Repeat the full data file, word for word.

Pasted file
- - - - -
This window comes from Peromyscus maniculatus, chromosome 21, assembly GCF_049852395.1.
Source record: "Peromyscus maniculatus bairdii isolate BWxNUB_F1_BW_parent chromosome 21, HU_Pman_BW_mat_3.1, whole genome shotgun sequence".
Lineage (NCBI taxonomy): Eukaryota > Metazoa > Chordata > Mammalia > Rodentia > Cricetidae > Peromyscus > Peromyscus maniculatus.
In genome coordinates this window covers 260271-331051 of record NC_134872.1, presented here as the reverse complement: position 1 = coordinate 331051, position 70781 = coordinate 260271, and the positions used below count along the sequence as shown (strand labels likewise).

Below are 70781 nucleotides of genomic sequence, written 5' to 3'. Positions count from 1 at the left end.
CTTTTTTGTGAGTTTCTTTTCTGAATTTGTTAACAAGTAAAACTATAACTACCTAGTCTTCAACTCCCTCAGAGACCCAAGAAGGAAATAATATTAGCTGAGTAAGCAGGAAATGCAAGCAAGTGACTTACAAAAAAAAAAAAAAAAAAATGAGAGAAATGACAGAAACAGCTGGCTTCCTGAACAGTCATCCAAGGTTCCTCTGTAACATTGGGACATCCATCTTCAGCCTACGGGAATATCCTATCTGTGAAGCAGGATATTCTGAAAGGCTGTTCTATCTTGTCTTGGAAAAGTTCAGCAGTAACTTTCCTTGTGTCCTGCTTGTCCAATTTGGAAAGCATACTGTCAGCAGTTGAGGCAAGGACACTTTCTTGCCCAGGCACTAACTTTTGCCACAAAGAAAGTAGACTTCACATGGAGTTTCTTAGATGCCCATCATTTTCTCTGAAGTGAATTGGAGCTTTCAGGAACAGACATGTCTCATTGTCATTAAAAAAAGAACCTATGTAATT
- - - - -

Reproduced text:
This window comes from Peromyscus maniculatus, chromosome 21, assembly GCF_049852395.1.
Source record: "Peromyscus maniculatus bairdii isolate BWxNUB_F1_BW_parent chromosome 21, HU_Pman_BW_mat_3.1, whole genome shotgun sequence".
Lineage (NCBI taxonomy): Eukaryota > Metazoa > Chordata > Mammalia > Rodentia > Cricetidae > Peromyscus > Peromyscus maniculatus.
In genome coordinates this window covers 260271-331051 of record NC_134872.1, presented here as the reverse complement: position 1 = coordinate 331051, position 70781 = coordinate 260271, and the positions used below count along the sequence as shown (strand labels likewise).

Below are 70781 nucleotides of genomic sequence, written 5' to 3'. Positions count from 1 at the left end.
CTTTTTTGTGAGTTTCTTTTCTGAATTTGTTAACAAGTAAAACTATAACTACCTAGTCTTCAACTCCCTCAGAGACCCAAGAAGGAAATAATATTAGCTGAGTAAGCAGGAAATGCAAGCAAGTGACTTACAAAAAAAAAAAAAAAAAAATGAGAGAAATGACAGAAACAGCTGGCTTCCTGAACAGTCATCCAAGGTTCCTCTGTAACATTGGGACATCCATCTTCAGCCTACGGGAATATCCTATCTGTGAAGCAGGATATTCTGAAAGGCTGTTCTATCTTGTCTTGGAAAAGTTCAGCAGTAACTTTCCTTGTGTCCTGCTTGTCCAATTTGGAAAGCATACTGTCAGCAGTTGAGGCAAGGACACTTTCTTGCCCAGGCACTAACTTTTGCCACAAAGAAAGTAGACTTCACATGGAGTTTCTTAGATGCCCATCATTTTCTCTGAAGTGAATTGGAGCTTTCAGGAACAGACATGTCTCATTGTCATTAAAAAAAGAACCTATGTAATT